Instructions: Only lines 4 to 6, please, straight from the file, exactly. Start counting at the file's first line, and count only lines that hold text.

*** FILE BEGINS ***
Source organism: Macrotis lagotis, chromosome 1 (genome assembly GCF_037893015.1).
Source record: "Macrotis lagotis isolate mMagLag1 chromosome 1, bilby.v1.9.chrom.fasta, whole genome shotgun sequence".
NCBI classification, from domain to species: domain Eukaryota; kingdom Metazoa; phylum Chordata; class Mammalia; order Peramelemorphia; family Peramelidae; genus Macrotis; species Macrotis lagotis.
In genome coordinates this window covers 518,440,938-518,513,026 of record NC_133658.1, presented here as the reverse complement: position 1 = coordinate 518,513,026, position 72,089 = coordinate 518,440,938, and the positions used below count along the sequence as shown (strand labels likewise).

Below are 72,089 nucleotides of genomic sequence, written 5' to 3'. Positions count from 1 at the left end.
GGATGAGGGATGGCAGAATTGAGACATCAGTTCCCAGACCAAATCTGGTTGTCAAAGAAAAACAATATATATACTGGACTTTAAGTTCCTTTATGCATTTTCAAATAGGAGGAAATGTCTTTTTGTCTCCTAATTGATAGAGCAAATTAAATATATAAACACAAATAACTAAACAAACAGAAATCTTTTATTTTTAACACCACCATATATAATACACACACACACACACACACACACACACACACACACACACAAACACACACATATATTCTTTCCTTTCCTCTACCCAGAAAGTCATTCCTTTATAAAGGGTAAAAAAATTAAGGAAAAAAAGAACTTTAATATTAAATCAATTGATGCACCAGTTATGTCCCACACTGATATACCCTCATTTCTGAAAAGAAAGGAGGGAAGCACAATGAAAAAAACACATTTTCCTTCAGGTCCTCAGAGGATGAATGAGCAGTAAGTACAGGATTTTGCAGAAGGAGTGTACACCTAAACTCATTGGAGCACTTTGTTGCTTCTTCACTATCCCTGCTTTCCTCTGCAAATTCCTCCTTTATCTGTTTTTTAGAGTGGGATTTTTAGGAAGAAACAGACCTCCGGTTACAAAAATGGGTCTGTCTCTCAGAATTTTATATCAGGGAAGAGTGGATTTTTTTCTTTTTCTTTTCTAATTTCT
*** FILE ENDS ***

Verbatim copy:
In genome coordinates this window covers 518,440,938-518,513,026 of record NC_133658.1, presented here as the reverse complement: position 1 = coordinate 518,513,026, position 72,089 = coordinate 518,440,938, and the positions used below count along the sequence as shown (strand labels likewise).

Below are 72,089 nucleotides of genomic sequence, written 5' to 3'. Positions count from 1 at the left end.
GGATGAGGGATGGCAGAATTGAGACATCAGTTCCCAGACCAAATCTGGTTGTCAAAGAAAAACAATATATATACTGGACTTTAAGTTCCTTTATGCATTTTCAAATAGGAGGAAATGTCTTTTTGTCTCCTAATTGATAGAGCAAATTAAATATATAAACACAAATAACTAAACAAACAGAAATCTTTTATTTTTAACACCACCATATATAATACACACACACACACACACACACACACACACACACACACACAAACACACACATATATTCTTTCCTTTCCTCTACCCAGAAAGTCATTCCTTTATAAAGGGTAAAAAAATTAAGGAAAAAAAGAACTTTAATATTAAATCAATTGATGCACCAGTTATGTCCCACACTGATATACCCTCATTTCTGAAAAGAAAGGAGGGAAGCACAATGAAAAAAACACATTTTCCTTCAGGTCCTCAGAGGATGAATGAGCAGTAAGTACAGGATTTTGCAGAAGGAGTGTACACCTAAACTCATTGGAGCACTTTGTTGCTTCTTCACTATCCCTGCTTTCCTCTGCAAATTCCTCCTTTATCTGTTTTTTAGAGTGGGATTTTTAGGAAGAAACAGACCTCCGGTTACAAAAATGGGTCTGTCTCTCAGAATTTTATATCAGGGAAGAGTGGATTTTTTTCTTTTTCTTTTCTAATTTCT